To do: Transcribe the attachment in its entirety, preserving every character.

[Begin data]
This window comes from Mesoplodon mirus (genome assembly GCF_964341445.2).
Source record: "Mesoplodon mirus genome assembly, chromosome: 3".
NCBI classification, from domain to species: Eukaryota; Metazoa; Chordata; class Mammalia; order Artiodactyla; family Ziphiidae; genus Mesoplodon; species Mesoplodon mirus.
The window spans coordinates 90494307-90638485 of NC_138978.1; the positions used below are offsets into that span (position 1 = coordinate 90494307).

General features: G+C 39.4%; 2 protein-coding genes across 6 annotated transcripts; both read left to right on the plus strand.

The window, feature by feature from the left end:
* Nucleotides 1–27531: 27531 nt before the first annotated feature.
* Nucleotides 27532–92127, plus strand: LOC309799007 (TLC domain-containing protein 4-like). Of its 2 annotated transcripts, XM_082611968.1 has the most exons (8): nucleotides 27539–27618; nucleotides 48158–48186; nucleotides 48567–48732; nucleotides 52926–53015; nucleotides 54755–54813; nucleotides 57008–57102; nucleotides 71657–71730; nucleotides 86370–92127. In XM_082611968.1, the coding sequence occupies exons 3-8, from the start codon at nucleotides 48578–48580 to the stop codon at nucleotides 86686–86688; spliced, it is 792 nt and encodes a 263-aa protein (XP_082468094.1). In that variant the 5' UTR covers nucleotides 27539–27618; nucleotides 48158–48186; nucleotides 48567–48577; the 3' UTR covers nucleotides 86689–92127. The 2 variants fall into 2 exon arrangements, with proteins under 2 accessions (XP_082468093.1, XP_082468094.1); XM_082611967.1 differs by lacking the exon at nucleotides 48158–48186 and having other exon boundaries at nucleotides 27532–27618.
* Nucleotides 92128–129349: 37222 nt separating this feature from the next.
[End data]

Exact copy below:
This window comes from Mesoplodon mirus (genome assembly GCF_964341445.2).
Source record: "Mesoplodon mirus genome assembly, chromosome: 3".
NCBI classification, from domain to species: Eukaryota; Metazoa; Chordata; class Mammalia; order Artiodactyla; family Ziphiidae; genus Mesoplodon; species Mesoplodon mirus.
The window spans coordinates 90494307-90638485 of NC_138978.1; the positions used below are offsets into that span (position 1 = coordinate 90494307).

General features: G+C 39.4%; 2 protein-coding genes across 6 annotated transcripts; both read left to right on the plus strand.

The window, feature by feature from the left end:
* Nucleotides 1–27531: 27531 nt before the first annotated feature.
* Nucleotides 27532–92127, plus strand: LOC309799007 (TLC domain-containing protein 4-like). Of its 2 annotated transcripts, XM_082611968.1 has the most exons (8): nucleotides 27539–27618; nucleotides 48158–48186; nucleotides 48567–48732; nucleotides 52926–53015; nucleotides 54755–54813; nucleotides 57008–57102; nucleotides 71657–71730; nucleotides 86370–92127. In XM_082611968.1, the coding sequence occupies exons 3-8, from the start codon at nucleotides 48578–48580 to the stop codon at nucleotides 86686–86688; spliced, it is 792 nt and encodes a 263-aa protein (XP_082468094.1). In that variant the 5' UTR covers nucleotides 27539–27618; nucleotides 48158–48186; nucleotides 48567–48577; the 3' UTR covers nucleotides 86689–92127. The 2 variants fall into 2 exon arrangements, with proteins under 2 accessions (XP_082468093.1, XP_082468094.1); XM_082611967.1 differs by lacking the exon at nucleotides 48158–48186 and having other exon boundaries at nucleotides 27532–27618.
* Nucleotides 92128–129349: 37222 nt separating this feature from the next.